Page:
Newspaper article Evening Chronicle (Newcastle, England)

Scientists' Breakthrough in 'Personal Cancer Treatment' DRUG MONITORING SERVICE DEVELOPED IN NORTH EAST TRANSFORMS TREATMENT

Newspaper article Evening Chronicle (Newcastle, England)

Scientists' Breakthrough in 'Personal Cancer Treatment' DRUG MONITORING SERVICE DEVELOPED IN NORTH EAST TRANSFORMS TREATMENT

Article excerpt

Byline: KATIE DICKINSON Reporter katie.dickinson@reachplccom @KATIEJDICKINSON

CHILD cancer patients from all over the country will be able to have personalised treatment for the first time after a breakthrough by Newcastle scientists.

A therapeutic drug monitoring service, developed by Newcastle University experts, allows clinicians to get vital information about how much chemotherapy individual young patients should receive.

It has been running at the Great North Children's Hospital for the past few years, but now the National Institute for Health Research has provided funding to Newcastle University to run a three year study to expand the service nationally.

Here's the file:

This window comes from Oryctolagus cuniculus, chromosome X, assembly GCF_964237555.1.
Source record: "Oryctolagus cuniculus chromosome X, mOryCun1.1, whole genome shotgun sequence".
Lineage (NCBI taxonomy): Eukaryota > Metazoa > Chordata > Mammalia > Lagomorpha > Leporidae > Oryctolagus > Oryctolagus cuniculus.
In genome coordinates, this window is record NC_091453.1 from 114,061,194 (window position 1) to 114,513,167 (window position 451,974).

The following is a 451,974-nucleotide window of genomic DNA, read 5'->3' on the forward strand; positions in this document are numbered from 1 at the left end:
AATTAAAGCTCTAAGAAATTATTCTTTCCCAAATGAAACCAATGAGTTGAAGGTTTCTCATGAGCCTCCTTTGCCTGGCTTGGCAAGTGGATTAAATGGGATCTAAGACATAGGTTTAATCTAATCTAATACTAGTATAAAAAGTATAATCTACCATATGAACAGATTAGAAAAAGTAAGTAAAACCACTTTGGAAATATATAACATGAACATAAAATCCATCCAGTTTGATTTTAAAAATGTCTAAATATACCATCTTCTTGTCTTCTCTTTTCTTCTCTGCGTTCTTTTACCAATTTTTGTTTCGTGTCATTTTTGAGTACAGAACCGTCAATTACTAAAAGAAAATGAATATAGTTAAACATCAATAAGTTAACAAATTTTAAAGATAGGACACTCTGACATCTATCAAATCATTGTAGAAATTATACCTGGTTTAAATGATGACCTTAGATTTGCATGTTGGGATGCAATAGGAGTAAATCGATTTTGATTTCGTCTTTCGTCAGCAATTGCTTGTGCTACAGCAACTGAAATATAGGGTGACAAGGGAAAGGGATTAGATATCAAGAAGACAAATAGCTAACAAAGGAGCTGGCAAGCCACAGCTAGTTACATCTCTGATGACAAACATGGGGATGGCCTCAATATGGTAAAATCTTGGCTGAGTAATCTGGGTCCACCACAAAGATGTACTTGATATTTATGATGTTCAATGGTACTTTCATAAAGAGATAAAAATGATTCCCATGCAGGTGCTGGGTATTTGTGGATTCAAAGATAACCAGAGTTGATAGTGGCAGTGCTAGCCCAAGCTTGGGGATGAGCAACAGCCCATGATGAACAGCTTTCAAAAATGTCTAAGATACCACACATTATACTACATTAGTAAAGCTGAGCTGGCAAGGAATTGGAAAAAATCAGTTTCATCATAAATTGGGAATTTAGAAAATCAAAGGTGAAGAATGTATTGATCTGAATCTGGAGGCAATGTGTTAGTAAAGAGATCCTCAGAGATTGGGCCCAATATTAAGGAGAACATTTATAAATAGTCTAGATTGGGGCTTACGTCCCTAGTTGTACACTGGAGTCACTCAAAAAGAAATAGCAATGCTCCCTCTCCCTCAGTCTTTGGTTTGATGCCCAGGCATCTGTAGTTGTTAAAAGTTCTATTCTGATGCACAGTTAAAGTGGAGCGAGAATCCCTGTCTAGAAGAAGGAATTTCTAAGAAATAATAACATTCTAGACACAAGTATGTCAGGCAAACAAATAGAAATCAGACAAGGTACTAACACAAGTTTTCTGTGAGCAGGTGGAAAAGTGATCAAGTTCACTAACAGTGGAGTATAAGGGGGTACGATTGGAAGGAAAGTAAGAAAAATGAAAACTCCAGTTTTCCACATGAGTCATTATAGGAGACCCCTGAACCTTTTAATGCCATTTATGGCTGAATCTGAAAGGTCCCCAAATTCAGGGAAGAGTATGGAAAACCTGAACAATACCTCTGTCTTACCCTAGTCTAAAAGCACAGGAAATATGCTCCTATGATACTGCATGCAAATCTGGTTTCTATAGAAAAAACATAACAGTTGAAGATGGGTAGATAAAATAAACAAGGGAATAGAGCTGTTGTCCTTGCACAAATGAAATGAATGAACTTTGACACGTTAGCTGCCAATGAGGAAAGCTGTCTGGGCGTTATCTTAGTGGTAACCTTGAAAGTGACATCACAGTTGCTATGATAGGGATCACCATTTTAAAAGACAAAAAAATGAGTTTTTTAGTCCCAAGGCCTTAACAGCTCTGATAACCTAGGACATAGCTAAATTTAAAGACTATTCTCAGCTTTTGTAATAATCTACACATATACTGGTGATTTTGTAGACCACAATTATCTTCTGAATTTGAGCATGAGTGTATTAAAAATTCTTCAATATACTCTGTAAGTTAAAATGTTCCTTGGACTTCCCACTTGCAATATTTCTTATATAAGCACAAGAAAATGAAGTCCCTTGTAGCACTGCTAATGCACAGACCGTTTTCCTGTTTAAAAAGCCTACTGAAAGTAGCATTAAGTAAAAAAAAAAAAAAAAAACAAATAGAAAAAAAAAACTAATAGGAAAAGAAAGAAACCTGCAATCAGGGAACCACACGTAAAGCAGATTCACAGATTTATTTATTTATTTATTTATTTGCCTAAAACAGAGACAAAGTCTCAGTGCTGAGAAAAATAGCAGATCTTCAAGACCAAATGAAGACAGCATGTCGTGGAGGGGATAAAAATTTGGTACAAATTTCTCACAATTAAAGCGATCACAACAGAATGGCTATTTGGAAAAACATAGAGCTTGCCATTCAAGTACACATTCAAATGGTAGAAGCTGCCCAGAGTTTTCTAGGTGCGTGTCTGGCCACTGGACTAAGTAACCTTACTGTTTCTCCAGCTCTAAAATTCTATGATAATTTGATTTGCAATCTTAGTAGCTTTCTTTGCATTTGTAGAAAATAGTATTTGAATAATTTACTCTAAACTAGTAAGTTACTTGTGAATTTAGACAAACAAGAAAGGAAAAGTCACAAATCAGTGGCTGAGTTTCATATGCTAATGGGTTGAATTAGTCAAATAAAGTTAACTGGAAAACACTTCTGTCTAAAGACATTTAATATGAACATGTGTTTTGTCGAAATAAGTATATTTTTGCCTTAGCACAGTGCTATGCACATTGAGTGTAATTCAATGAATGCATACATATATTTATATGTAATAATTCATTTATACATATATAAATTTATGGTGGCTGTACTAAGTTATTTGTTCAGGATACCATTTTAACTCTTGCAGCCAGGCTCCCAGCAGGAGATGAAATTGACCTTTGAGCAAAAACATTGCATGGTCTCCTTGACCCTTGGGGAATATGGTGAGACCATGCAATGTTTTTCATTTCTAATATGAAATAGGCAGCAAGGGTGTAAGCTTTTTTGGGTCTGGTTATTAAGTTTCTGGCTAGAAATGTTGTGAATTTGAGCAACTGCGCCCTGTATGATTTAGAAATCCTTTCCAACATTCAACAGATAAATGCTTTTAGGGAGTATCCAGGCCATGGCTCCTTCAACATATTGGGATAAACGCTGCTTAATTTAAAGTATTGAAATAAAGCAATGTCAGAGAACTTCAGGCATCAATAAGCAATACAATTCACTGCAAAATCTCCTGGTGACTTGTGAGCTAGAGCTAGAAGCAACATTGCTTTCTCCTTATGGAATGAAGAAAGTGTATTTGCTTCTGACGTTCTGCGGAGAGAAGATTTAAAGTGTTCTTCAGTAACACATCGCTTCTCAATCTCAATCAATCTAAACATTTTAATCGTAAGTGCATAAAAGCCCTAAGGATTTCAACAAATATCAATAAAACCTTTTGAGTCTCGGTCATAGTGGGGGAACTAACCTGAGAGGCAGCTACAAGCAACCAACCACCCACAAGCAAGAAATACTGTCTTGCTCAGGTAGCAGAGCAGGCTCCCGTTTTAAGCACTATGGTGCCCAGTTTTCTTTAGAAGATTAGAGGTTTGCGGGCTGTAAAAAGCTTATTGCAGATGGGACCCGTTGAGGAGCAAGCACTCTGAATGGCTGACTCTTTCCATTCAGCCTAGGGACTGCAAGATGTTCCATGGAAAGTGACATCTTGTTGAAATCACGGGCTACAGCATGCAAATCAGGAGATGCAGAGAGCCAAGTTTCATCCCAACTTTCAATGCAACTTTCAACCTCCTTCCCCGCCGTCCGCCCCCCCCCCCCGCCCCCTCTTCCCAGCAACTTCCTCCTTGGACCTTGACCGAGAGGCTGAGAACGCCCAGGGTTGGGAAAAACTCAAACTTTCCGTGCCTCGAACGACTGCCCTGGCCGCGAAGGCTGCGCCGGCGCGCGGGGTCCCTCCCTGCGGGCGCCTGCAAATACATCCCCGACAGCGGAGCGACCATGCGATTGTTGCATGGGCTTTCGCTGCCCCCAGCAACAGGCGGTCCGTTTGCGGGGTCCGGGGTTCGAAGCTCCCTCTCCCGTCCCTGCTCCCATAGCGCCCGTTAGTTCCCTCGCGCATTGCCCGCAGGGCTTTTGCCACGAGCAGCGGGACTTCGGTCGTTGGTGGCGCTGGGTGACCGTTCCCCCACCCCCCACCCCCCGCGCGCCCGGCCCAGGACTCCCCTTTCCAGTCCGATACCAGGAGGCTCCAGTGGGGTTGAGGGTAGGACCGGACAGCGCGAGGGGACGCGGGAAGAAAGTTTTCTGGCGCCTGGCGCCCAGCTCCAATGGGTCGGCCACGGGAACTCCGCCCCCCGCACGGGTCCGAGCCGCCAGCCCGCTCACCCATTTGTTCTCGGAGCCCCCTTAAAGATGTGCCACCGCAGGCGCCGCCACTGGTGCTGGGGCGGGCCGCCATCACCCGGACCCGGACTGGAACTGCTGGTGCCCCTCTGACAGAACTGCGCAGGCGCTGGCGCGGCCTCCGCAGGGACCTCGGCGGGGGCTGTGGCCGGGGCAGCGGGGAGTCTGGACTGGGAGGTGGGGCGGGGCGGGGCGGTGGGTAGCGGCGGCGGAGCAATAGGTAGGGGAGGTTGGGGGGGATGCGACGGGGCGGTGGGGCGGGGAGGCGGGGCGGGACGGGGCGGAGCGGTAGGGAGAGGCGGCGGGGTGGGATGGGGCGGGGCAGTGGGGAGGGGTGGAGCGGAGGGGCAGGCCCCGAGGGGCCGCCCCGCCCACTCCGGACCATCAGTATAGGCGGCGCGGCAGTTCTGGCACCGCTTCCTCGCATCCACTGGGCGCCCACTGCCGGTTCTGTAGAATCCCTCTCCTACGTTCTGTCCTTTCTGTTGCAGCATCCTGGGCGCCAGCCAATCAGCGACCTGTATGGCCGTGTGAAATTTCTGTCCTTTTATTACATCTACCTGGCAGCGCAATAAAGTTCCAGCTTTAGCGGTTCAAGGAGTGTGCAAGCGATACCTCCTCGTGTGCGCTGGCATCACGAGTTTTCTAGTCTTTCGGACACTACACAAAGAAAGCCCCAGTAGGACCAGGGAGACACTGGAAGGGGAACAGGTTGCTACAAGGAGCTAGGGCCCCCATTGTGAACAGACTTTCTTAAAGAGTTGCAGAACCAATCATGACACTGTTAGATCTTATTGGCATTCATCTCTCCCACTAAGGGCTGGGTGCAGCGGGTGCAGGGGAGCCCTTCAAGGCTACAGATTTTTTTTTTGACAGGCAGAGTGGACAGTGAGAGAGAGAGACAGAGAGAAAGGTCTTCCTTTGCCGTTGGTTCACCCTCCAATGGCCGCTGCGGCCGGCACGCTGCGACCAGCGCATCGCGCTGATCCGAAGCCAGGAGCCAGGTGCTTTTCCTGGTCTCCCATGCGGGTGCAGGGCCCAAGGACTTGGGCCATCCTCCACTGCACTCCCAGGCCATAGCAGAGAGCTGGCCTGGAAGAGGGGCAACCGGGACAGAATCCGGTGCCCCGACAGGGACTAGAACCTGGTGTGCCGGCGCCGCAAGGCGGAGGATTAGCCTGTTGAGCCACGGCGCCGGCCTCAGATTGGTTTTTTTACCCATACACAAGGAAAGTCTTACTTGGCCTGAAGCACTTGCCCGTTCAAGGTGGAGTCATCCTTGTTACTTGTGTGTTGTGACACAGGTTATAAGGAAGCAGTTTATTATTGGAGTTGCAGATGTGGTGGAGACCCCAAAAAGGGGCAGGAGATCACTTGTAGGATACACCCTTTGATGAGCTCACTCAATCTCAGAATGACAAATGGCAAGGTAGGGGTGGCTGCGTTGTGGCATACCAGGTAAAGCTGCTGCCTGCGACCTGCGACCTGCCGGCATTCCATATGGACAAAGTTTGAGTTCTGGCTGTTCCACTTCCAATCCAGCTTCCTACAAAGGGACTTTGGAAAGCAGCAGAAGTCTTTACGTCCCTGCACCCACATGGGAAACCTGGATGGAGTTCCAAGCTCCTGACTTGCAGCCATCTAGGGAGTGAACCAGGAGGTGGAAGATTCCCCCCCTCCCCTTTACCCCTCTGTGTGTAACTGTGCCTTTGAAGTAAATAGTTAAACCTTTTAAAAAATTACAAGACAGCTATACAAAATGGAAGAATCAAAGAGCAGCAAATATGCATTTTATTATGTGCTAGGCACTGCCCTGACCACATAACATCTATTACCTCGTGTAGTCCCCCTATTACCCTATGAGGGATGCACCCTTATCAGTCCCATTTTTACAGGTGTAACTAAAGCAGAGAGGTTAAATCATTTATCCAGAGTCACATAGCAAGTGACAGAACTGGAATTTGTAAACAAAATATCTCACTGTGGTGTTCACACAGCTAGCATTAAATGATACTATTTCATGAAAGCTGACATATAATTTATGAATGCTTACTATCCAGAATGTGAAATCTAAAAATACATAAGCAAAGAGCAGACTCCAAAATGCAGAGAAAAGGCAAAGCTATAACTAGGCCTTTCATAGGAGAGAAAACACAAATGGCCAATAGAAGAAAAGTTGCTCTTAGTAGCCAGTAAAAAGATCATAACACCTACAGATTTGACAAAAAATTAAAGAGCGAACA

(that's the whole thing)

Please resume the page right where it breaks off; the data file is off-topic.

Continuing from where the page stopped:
Youngsters diagnosed with cancer, including infants in the first weeks of life, can be particularly hard to treat as it is difficult to know how much chemotherapy to give.

Doctors sometimes have to make tough decisions about the most appropriate dose of a drug, without enough scientific information to help them decide on the best course of action.

The service was set up at the request of doctors at the Great North Children's Hospital, in Newcastle, and other childhood cancer primary treatment centres around the UK.

It works by collecting blood samples after chemotherapy is administered on the first day of treatment. The samples are analysed in real-time to measure individual patient drug exposure, with the results generated used to adjust dosing accordingly. The amount of chemotherapy given over subsequent days is then set to ensure that the patient receives a dose that is most likely to be effective but without causing too much toxicity, such as sickness and diarrhoea.

Professor Gareth Veal, from the Northern Institute for Cancer Research at Newcastle University, is leading the programme.

He said: "Establishing the correct dose of cancer treatment for very young patients has long presented a major clinical challenge as developmental physiological changes can markedly impact on the effect of a drug once it has been administered. …

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